Do you suffer from low back pain?
Do you have tight hips and hamstrings?
Could your posture be a little bit better?
If you’re like most people, 80% of adults, than you answered ‘yes’ to one if not all three of these questions.
What about the answers to the following 3 questions?
Do you sit at at a desk either at work or at school for the majority of the day?
Do you spend the majority of your day driving?
Do you spend a number of hours each day at your computer?
If you answered ‘yes’ to the first set of questions I’m guessing you also found a ‘yes’ in the last set of 3 as well.
So what does that mean?
Well it tells us that that hamstring length, posture and hip mobility are all related to the health of our backs specifically the lumbar spine. And it tells us there are probably activities you do during the day which exacerbate the problem.
‘But I drive or work at a desk for a living and can’t just quit doing these things’.
That’s totally understandable. And also not what I’m asking you to do.
Because here’s the thing.
I spend I large part of my day at the computer as well. I write programs. I produce blog posts for two different sites of my own and contribute to many others. And I produce online products.
So what is it that I do differently that prevents me from experiencing the back pain that afflicts so many?
The key is that I change my position. Constantly.
If I start seated at the table I will set a timer to change positions every 20 minutes. As I work in the room off from our kitchen it is very easy to set the timer on the microwave to remind me to change positions.
After being seated for 20 minutes I will change to:
tall kneeling – feet behind me, neutral pelvis, chest tall, shoulders down and back, contracting the glutes
tall kneeling with leg out to the side – a great stretch for the internal hip of the straightened leg
1/2 kneeling – a great stretch for the front of the hip while working the glute of the down knee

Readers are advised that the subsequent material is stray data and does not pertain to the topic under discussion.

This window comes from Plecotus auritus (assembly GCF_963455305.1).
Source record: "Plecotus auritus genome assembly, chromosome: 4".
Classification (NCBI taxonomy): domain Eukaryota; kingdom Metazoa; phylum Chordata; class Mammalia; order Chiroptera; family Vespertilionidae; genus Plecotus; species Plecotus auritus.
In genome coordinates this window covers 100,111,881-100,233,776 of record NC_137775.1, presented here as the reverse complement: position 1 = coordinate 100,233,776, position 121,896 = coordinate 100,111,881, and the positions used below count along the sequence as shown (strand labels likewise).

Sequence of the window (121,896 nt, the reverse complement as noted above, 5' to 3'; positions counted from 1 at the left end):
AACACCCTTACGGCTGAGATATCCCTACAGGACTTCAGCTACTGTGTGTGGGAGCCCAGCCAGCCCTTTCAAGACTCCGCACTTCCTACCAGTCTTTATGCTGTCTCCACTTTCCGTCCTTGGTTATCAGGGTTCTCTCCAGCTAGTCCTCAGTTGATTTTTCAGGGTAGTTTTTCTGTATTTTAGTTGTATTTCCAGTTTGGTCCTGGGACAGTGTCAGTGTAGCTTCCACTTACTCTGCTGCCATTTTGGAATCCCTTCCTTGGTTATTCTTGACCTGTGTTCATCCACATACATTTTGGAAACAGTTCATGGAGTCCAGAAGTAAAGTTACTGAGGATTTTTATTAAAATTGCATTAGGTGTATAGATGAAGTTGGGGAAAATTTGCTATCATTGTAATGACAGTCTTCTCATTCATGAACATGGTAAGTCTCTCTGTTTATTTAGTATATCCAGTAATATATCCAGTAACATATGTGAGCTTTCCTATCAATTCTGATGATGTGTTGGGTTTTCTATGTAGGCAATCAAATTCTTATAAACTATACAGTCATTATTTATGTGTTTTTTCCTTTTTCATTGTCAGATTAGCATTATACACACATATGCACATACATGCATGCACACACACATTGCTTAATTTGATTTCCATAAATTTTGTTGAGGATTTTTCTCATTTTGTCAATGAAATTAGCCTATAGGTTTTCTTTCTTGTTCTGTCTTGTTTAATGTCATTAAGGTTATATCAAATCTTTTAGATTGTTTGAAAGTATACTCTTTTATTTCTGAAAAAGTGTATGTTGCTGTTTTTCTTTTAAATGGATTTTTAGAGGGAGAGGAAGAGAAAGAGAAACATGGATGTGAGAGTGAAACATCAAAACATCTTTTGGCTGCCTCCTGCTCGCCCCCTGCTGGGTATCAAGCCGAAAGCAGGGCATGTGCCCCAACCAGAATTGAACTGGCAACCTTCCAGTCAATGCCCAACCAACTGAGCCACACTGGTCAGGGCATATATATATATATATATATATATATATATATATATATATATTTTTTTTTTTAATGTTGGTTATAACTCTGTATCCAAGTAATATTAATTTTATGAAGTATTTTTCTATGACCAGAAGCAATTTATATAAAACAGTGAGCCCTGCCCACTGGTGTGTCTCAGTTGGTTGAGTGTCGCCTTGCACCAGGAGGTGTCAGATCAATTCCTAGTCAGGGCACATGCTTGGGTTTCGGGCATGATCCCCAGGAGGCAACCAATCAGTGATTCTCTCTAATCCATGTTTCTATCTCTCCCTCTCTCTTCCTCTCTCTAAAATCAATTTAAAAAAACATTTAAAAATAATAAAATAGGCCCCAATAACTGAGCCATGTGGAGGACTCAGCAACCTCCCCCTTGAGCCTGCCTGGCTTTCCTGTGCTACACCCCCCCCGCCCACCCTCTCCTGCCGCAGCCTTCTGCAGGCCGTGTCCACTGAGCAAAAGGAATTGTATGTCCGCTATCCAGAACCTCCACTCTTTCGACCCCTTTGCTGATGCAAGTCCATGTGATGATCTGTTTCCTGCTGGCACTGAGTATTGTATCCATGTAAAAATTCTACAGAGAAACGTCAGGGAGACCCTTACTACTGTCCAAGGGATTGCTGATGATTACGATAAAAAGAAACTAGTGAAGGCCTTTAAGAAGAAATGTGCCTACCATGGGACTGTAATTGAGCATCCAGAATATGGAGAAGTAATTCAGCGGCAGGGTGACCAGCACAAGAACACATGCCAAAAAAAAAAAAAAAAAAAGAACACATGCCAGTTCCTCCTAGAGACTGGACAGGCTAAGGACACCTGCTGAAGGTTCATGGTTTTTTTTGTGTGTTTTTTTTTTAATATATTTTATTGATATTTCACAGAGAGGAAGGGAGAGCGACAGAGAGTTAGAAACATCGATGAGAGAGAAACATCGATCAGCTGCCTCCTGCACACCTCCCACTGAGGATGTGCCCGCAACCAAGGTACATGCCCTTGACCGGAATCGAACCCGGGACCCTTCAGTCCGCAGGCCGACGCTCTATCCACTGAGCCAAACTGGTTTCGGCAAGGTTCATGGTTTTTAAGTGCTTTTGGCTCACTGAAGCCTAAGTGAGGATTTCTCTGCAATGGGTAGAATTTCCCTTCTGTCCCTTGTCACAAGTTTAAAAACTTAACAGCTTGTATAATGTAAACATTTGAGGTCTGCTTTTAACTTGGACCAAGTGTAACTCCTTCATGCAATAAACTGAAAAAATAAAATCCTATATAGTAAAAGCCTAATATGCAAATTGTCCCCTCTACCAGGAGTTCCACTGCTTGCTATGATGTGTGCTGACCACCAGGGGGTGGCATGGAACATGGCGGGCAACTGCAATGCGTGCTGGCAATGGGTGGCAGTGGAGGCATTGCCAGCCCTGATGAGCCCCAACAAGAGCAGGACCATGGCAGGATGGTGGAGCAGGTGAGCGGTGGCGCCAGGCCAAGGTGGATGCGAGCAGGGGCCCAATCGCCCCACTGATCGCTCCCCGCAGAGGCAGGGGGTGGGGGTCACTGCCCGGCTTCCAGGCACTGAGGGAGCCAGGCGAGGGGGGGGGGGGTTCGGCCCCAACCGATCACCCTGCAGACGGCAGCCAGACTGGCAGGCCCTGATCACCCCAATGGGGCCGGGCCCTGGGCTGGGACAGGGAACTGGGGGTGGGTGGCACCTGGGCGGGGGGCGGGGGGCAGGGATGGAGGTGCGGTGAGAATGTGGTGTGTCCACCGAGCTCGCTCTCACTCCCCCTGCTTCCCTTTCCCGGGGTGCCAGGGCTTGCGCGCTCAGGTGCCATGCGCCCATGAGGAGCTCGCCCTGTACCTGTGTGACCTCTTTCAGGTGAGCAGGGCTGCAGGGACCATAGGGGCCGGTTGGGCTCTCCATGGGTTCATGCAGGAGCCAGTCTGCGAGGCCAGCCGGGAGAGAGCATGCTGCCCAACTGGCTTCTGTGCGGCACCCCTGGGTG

standing – allows you to stretch both hamstrings and open up the hips
With all of these positions you want to make sure to use optimal posture. For kneeling this means knees under hips, neutral pelvis, glutes engaged, chest tall and head neutral.
I kneel on an airex pad but you can use any type of cushioning from a towel, an exercise mat or a pillow.
When you first start out with these positions you’ll find it fatiguing and may need to change positions more quickly than 20 minutes. As well, feel free when in these positions to move around. For example from a tall kneeling position sink the hips back to the heels and then come back up tall again.
Give these positions a try the next time you are stuck at your computer for hours on end. You’ll find you’ll:
* strengthen your glutes
* improve your posture
* improve your back pain
Plus with all of the above benefits you’ll be more focussed, feel less strain and be more productive.
The other cool thing about it is that you can quickly slide the airex under your desk when you have a meeting and sit in your chair again.
If you’re still interested in reading about how sitting is bad for your health check out the following article passed along compliments of Jen C.
Let me know what you think about these tips. If we get 8 or more comments I’ll do a future post on tips for drivers.
Chris okanaganpeakperformance.com ‘always moving forward’